High Court: 13 Emmanuel mothers won't be jailed
Judges rule some of women who refused to obey court ruling in school discrimination case don't have to report to prison, others will be jailed after their husbands' release. Father who failed to report to jail tells Ynet, 'I decided I shouldn't be arrested'
The High Court of Justice ruled Tuesday that 13 of the 22 mothers from Emmanuel who refused to obey a court ruling in the Beit Yaakov school discrimination affair would not have to report to jail. The other women will be imprisoned after their husbands are released.
The judges wrote in their decision, "After reviewing the requests we received and listening to the parties' claims, and after further reviewing the stand of the attorney general, the National Council for the child and the chief welfare officer on juvenile matters we have decided that the mothers would be exempt from reporting to jail."
As for the other nine mothers, Judges Edmond Levy, Edna Arbel and Hanan Melcer ruled that "their arrest will be delayed until after their husbands are released from jail."
The judges also postponed the arrest of two fathers to July 4. The two will have to report to the Russian Compound in Jerusalem unless they honor the High Court ruling.
The judges also decided to discuss the petition again on Sunday and look into whether they should continue the enforcement measures against the parents who violated the High Court ruling. In light of the haredi public's conduct during last week's discussion, the judges said, the next week's discussion will be held without an audience and the only people allowed to enter the courtroom will be the parents, media representatives, the petitioners and the lawyers.
Attorney Mordechai Green, representing the parents, said that the court's decision was "disappointing and inconsiderate of the needs of the children and their families. Leaving the children without a father and mother for a month is definitely a serious blow."
Some of Emmanuel mothers. 'Rabbis are above the law' (Photo: Noam Moskowitz)
Ahead of the discussion, several mothers explained to Ynet why they had failed to show up for their imprisonment last week.
"We didn't arrive on Thursday because we were home," one of them said. "We hope you too will be worthy of Heaven's name."
The mothers were accompanied to court by some 15 haredi men, including Ami Barber, one of the fathers who failed to report to jail. He was detained for questioning several days ago and released ahead of a court hearing on his matter.
"My son underwent surgery at Tel Hashomer (hospital), and I returned home during the protests and decided that we are not at such a high level of crime to have to report to prison," he said.
"I don't think my crime justifies separating from my son for two weeks. I don't know what I'm going to tell the judge. I don’t expect him to understand. There is no racism in Emmanuel. We feel what our ancestors felt 70 years ago. There is an atmosphere of persecution against an entire public among the people of Israel. Our ancestors came before the sentence and we will do what our ancestors instruct us to do."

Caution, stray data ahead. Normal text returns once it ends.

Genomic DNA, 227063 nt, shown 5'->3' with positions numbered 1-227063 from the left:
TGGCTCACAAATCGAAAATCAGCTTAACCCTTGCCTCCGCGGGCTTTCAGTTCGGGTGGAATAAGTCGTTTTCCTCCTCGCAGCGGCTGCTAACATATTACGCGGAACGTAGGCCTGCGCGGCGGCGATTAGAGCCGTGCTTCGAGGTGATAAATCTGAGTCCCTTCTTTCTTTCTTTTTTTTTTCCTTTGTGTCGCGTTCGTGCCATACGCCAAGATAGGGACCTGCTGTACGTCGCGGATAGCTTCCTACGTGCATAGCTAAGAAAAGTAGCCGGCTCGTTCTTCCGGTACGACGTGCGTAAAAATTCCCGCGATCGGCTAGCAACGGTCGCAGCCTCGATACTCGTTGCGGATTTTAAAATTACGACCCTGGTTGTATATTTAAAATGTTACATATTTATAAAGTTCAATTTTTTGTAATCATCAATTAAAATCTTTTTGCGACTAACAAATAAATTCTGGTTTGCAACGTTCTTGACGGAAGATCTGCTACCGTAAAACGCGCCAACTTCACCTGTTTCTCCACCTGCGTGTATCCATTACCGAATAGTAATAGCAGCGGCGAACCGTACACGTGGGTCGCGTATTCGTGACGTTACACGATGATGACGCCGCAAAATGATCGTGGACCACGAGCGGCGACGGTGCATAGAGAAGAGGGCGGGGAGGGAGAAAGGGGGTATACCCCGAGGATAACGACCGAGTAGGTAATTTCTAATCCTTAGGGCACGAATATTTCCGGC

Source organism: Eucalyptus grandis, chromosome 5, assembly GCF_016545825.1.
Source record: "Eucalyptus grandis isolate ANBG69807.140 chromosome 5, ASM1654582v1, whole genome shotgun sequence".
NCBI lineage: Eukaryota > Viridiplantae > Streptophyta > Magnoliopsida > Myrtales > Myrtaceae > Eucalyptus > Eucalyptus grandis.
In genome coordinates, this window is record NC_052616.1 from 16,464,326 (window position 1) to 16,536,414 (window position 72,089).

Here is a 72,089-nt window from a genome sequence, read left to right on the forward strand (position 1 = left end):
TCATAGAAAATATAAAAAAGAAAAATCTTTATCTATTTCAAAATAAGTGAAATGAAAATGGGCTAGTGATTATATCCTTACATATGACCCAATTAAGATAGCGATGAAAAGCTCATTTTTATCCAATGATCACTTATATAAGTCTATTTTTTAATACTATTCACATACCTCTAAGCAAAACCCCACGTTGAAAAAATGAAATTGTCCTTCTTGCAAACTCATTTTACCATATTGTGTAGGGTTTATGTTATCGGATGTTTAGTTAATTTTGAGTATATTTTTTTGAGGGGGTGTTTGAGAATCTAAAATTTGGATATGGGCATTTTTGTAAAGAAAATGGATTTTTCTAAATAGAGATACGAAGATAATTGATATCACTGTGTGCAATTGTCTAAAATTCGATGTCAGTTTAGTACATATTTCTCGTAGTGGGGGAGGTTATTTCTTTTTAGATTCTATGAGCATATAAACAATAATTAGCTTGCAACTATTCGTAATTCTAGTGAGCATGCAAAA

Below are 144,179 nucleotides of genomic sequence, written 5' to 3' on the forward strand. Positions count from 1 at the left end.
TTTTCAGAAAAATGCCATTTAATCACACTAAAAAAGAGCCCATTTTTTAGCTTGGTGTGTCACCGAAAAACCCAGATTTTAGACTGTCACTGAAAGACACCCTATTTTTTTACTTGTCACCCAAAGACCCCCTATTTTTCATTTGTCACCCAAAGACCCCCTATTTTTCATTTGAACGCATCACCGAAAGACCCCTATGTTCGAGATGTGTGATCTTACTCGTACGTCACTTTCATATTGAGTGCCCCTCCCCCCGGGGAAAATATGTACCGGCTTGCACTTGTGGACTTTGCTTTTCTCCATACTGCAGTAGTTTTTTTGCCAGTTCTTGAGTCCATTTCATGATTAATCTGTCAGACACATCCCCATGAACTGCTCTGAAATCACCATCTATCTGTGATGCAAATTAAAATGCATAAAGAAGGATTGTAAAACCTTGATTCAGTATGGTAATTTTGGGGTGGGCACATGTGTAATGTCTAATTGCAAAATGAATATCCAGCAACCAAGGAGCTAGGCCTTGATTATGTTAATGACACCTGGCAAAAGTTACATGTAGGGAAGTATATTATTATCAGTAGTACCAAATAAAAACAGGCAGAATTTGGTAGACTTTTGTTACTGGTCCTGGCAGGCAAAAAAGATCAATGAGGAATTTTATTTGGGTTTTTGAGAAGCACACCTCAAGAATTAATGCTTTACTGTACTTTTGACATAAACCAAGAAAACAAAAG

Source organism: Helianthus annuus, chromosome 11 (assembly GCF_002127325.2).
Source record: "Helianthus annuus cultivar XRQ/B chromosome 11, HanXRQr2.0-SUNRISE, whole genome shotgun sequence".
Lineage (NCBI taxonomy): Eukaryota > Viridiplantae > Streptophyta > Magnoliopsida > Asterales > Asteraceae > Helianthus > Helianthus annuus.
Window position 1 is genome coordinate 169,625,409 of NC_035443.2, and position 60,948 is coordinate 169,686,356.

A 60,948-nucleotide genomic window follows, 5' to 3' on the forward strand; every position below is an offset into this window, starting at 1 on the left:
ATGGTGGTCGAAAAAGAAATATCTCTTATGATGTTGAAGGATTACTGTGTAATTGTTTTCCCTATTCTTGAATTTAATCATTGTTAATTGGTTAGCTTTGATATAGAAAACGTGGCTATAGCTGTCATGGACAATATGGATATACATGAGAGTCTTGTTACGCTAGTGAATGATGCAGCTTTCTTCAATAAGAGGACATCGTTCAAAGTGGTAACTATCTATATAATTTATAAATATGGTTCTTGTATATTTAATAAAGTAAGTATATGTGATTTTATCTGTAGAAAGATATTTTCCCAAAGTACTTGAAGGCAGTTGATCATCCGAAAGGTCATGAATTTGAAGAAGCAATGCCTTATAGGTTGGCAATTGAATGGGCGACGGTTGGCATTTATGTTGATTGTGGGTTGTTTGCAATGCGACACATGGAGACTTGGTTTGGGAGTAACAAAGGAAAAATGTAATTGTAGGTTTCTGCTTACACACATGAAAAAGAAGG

Emmanuel mothers outside High Court (Photo: Noam Moskowitz)
One of the mothers, Yehudit Weinberg, said as she entered the courtroom, "It's not normal putting children's mothers in jail, but I have no problem going to jail. The court is not above the rabbis – the rabbis are above the law.
"On Thursday things were very difficult for us and we had to care for our other children, so we didn't report to jail. In any case, we won't agree to unite the (Ashkenazi and Sephardic) classes."
Another mother, Aliza Lang, added: "We don't want and have no impulse to go to jail in the first place, but if there's no choice – we'll go. We are acting according to our rabbis' opinions."
Petitoner: I am not afraid
Rabbi Avraham Leizerson, chairman of the independent Orthodox education center, said as he entered the courtroom: "The public doesn't know what is happening with the mothers. The fathers are behind bars. We pray and have prayed, and all of Israel's children begin their studies this morning with a prayer to the God of Israel to spare and return the mothers to their 300 children. They are in a very difficult emotional state and this is our hope."
Yoav Lalum, who filed the petition, said: "Today we are entering a very serious discussion, as far as we are concerned. There are women and mothers here who the court may decide to send to jail today.
"I call once again on the haredi public's leadership to appoint a committee of rabbis to discuss all the problems in our sector. I am not afraid and have no fear for my life. I am doing what the rabbis are saying and have no regrets."
The panel of three judges decided Sunday to postpone the discussion and hold it in the presence of the parties and their lawyers. The State Prosecutor's Office does not object to the mothers' request not to jail them.
After consulting the Social Affairs Ministry, the State decided that the 22 mothers should remain outside the prison for the sake of their children, particularly after the fathers' arrest.
The petitioners themselves support the mothers' request not to be jailed, and have even asked the court to release the fathers as well.
The parents' lawyer, Attorney Mordechai Green, told Ynet on Monday evening: "I hope the court will use the tools it has, accept the opinions voiced by the professional elements, the Ministry of Social Affairs, the National Council for the Child and welfare officials, release the mothers and prevent a new catastrophe."